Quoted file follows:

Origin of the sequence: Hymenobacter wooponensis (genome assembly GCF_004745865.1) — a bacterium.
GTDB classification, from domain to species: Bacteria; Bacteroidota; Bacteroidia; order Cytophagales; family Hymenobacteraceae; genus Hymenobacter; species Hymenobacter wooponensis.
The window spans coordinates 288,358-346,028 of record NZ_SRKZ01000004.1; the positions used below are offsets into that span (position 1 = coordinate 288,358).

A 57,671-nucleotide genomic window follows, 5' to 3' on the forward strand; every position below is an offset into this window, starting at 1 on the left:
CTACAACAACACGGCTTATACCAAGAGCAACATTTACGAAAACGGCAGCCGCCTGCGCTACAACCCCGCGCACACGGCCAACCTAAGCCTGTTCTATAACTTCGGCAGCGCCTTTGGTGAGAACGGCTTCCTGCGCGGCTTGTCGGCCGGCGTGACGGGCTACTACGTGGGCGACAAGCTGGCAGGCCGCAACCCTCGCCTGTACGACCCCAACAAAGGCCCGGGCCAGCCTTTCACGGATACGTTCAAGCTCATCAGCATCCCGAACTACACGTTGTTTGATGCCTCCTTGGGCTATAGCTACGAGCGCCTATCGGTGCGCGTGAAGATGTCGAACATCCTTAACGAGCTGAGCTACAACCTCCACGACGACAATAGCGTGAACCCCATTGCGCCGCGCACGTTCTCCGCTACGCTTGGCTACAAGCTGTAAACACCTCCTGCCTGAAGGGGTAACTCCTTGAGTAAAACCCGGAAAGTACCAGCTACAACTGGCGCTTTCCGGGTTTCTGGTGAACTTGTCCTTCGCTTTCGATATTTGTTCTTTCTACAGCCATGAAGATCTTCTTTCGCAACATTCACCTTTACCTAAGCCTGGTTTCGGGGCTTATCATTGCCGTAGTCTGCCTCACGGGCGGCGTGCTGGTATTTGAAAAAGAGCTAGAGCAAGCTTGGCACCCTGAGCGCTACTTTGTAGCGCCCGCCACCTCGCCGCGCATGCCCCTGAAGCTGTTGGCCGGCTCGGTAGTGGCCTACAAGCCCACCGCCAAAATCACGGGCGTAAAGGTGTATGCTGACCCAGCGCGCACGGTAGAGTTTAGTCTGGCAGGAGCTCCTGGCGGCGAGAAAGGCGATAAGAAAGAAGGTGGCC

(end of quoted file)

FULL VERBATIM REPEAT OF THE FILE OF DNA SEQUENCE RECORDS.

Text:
Origin of the sequence: Hymenobacter wooponensis (genome assembly GCF_004745865.1) — a bacterium.
GTDB classification, from domain to species: Bacteria; Bacteroidota; Bacteroidia; order Cytophagales; family Hymenobacteraceae; genus Hymenobacter; species Hymenobacter wooponensis.
The window spans coordinates 288,358-346,028 of record NZ_SRKZ01000004.1; the positions used below are offsets into that span (position 1 = coordinate 288,358).

A 57,671-nucleotide genomic window follows, 5' to 3' on the forward strand; every position below is an offset into this window, starting at 1 on the left:
CTACAACAACACGGCTTATACCAAGAGCAACATTTACGAAAACGGCAGCCGCCTGCGCTACAACCCCGCGCACACGGCCAACCTAAGCCTGTTCTATAACTTCGGCAGCGCCTTTGGTGAGAACGGCTTCCTGCGCGGCTTGTCGGCCGGCGTGACGGGCTACTACGTGGGCGACAAGCTGGCAGGCCGCAACCCTCGCCTGTACGACCCCAACAAAGGCCCGGGCCAGCCTTTCACGGATACGTTCAAGCTCATCAGCATCCCGAACTACACGTTGTTTGATGCCTCCTTGGGCTATAGCTACGAGCGCCTATCGGTGCGCGTGAAGATGTCGAACATCCTTAACGAGCTGAGCTACAACCTCCACGACGACAATAGCGTGAACCCCATTGCGCCGCGCACGTTCTCCGCTACGCTTGGCTACAAGCTGTAAACACCTCCTGCCTGAAGGGGTAACTCCTTGAGTAAAACCCGGAAAGTACCAGCTACAACTGGCGCTTTCCGGGTTTCTGGTGAACTTGTCCTTCGCTTTCGATATTTGTTCTTTCTACAGCCATGAAGATCTTCTTTCGCAACATTCACCTTTACCTAAGCCTGGTTTCGGGGCTTATCATTGCCGTAGTCTGCCTCACGGGCGGCGTGCTGGTATTTGAAAAAGAGCTAGAGCAAGCTTGGCACCCTGAGCGCTACTTTGTAGCGCCCGCCACCTCGCCGCGCATGCCCCTGAAGCTGTTGGCCGGCTCGGTAGTGGCCTACAAGCCCACCGCCAAAATCACGGGCGTAAAGGTGTATGCTGACCCAGCGCGCACGGTAGAGTTTAGTCTGGCAGGAGCTCCTGGCGGCGAGAAAGGCGATAAGAAAGAAGGTGGCC